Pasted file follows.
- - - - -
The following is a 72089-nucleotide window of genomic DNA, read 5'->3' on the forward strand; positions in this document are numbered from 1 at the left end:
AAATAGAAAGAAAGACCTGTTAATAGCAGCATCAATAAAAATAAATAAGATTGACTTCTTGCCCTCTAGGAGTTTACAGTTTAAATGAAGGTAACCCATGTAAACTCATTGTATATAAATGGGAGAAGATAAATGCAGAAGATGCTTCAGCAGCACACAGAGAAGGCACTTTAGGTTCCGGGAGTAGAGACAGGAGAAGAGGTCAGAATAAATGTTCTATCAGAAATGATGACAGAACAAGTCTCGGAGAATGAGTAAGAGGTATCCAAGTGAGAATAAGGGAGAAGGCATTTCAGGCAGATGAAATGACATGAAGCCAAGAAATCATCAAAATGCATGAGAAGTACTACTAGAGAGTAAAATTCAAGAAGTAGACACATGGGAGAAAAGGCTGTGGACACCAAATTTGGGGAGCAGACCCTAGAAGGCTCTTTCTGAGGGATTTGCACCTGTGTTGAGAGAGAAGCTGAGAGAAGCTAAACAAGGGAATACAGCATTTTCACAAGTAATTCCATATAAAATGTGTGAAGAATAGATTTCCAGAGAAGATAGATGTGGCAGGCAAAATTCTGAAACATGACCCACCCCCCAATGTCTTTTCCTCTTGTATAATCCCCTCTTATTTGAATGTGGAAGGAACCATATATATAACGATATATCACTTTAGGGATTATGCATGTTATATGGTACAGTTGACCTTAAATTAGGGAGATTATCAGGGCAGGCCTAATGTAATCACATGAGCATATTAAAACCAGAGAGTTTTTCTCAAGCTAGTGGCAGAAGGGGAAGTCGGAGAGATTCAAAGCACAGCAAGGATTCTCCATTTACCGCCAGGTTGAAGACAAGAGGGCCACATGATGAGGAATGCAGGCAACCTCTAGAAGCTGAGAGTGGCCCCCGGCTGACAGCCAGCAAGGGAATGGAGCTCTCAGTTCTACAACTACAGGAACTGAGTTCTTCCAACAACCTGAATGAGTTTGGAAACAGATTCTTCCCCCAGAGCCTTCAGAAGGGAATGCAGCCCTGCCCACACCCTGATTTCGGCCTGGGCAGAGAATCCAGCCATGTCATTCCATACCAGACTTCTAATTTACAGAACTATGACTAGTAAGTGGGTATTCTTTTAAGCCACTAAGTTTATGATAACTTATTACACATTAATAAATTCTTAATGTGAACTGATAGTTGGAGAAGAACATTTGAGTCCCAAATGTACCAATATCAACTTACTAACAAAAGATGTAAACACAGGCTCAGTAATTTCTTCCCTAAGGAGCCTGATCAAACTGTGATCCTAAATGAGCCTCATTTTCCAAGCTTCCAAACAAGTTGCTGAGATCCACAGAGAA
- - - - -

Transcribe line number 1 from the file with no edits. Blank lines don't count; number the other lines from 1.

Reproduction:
The following is a 72089-nucleotide window of genomic DNA, read 5'->3' on the forward strand; positions in this document are numbered from 1 at the left end: